Botany called plant science, plant biology or phytology, is the science of plant life and a branch of biology. A botanist, plant scientist or phytologist is a scientist; the term "botany" comes from the Ancient Greek word βοτάνη meaning "pasture", "grass", or "fodder". Traditionally, botany has included the study of fungi and algae by mycologists and phycologists with the study of these three groups of organisms remaining within the sphere of interest of the International Botanical Congress. Nowadays, botanists study 410,000 species of land plants of which some 391,000 species are vascular plants, 20,000 are bryophytes. Botany originated in prehistory as herbalism with the efforts of early humans to identify – and cultivate – edible and poisonous plants, making it one of the oldest branches of science. Medieval physic gardens attached to monasteries, contained plants of medical importance, they were forerunners of the first botanical gardens attached to universities, founded from the 1540s onwards.
One of the earliest was the Padua botanical garden. These gardens facilitated the academic study of plants. Efforts to catalogue and describe their collections were the beginnings of plant taxonomy, led in 1753 to the binomial system of Carl Linnaeus that remains in use to this day. In the 19th and 20th centuries, new techniques were developed for the study of plants, including methods of optical microscopy and live cell imaging, electron microscopy, analysis of chromosome number, plant chemistry and the structure and function of enzymes and other proteins. In the last two decades of the 20th century, botanists exploited the techniques of molecular genetic analysis, including genomics and proteomics and DNA sequences to classify plants more accurately. Modern botany is a broad, multidisciplinary subject with inputs from most other areas of science and technology. Research topics include the study of plant structure and differentiation, reproduction and primary metabolism, chemical products, diseases, evolutionary relationships and plant taxonomy.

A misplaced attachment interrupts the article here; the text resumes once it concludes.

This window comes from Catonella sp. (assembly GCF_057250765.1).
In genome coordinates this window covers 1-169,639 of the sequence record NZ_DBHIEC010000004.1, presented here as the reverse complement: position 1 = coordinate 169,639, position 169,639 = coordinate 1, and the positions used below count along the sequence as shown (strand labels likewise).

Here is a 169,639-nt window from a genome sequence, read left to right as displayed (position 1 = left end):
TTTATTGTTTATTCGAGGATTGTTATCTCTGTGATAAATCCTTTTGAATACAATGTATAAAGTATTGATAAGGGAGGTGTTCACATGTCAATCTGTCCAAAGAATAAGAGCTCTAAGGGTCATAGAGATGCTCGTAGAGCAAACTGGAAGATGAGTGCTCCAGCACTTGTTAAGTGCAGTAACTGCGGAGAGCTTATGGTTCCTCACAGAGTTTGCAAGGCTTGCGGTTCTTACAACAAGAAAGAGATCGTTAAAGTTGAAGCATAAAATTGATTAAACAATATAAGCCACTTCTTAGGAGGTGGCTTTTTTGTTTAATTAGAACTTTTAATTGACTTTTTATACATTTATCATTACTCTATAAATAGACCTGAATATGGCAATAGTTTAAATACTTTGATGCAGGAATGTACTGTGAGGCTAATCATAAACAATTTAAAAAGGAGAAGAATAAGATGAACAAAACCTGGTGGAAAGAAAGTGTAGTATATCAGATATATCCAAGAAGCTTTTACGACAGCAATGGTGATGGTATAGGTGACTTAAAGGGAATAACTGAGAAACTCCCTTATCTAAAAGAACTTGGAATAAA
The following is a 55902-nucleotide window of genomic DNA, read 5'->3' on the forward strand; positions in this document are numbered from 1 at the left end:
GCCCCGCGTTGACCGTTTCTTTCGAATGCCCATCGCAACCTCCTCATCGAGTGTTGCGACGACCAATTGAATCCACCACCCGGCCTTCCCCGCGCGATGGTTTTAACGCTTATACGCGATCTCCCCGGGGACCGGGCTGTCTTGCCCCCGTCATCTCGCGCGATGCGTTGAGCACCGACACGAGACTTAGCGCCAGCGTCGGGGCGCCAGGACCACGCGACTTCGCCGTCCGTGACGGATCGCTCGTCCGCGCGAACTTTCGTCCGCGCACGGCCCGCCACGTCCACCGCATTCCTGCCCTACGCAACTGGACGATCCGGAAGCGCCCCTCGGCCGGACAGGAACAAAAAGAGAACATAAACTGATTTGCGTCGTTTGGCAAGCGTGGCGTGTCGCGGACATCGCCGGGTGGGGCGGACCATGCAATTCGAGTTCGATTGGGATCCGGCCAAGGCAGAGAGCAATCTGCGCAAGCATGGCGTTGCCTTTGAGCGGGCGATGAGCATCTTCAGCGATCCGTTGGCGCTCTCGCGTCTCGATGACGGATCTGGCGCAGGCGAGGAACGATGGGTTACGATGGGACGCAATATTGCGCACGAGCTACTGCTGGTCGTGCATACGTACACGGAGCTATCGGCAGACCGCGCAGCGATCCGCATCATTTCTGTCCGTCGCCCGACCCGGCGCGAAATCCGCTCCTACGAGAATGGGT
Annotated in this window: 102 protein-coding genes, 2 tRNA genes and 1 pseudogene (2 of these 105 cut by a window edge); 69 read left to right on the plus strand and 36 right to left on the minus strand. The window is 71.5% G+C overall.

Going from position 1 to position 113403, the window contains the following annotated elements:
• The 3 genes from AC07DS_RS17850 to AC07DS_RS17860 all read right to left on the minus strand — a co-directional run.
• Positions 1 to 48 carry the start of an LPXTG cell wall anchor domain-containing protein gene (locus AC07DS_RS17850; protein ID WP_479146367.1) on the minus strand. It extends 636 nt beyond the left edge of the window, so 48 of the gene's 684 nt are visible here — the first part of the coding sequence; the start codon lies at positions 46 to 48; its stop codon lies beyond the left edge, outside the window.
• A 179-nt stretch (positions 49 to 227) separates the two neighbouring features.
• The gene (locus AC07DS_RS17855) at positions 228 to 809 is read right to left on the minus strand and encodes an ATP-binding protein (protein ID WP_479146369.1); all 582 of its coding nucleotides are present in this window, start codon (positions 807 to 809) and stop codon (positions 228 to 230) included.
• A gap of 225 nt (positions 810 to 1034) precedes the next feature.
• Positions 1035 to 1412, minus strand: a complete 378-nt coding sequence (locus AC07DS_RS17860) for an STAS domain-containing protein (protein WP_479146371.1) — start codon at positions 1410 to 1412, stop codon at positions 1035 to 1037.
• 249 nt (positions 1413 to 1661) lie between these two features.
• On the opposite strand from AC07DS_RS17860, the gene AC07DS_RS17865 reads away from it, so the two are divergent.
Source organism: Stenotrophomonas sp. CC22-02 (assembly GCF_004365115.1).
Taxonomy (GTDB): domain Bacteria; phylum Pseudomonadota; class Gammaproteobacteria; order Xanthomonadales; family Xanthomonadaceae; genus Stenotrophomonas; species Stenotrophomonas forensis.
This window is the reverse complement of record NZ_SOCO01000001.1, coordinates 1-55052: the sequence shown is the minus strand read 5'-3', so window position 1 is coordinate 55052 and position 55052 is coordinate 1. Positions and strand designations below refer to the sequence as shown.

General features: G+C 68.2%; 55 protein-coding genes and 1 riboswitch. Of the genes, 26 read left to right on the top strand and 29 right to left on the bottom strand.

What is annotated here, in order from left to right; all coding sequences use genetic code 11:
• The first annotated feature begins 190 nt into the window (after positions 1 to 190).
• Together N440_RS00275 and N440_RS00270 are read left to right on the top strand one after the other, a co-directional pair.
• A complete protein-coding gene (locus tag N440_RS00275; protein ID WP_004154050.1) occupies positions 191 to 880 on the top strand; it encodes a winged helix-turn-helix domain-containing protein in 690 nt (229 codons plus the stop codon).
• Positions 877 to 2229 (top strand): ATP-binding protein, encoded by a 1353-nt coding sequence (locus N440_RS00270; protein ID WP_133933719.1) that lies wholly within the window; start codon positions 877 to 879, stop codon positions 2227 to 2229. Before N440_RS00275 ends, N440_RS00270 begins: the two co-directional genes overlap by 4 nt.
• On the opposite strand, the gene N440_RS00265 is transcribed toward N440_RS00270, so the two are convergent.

Dominant themes in 21st century plant science are molecular genetics and epigenetics, which are the mechanisms and control of gene expression during differentiation of plant cells and tissues. Botanical research has diverse applications in providing staple foods, materials such as timber, rubber and drugs, in modern horticulture and forestry, plant propagation and genetic modification, in the synthesis of chemicals and raw materials for construction and energy production, in environmental management, the maintenance of biodiversity. Botany originated as the study and use of plants for their medicinal properties. Many records of the Holocene period date early botanical knowledge as far back as 10,000 years ago; this early unrecorded knowledge of plants was discovered in ancient sites of human occupation within Tennessee, which make up much of the Cherokee land today. The early recorded history of botany includes many ancient writings and plant classifications. Examples of early botanical works have been found in ancient texts from India dating back to before 1100 BC, in archaic Avestan writings, in works from China before it was unified in 221 BC.
Modern botany traces its roots back to Ancient Greece to Theophrastus, a student of Aristotle who invented and described many of its principles and is regarded in the scientific community as the "Father of Botany". His major works, Enquiry into Plants and On the Causes of Plants, constitute the most important contributions to botanical science until the Middle Ages seventeen centuries later. Another work from Ancient Greece that made an early impact on botany is De Materia Medica, a five-volume encyclopedia about herbal medicine written in the middle of the first century by Greek physician and pharmacologist Pedanius Dioscorides. De Materia Medica was read for more than 1,500 years. Important contributions from the medieval Muslim world include Ibn Wahshiyya's Nabatean Agriculture, Abū Ḥanīfa Dīnawarī's the Book of Plants, Ibn Bassal's The Classification of Soils. In the early 13th century, Abu al-Abbas al-Nabati, Ibn al-Baitar wrote on botany in a systematic and scientific manner. In the mid-16th century, "botanical gardens" were founded in a number of Italian universities – the Padua botanical garden in 1545 is considered to be the first, still in its original location.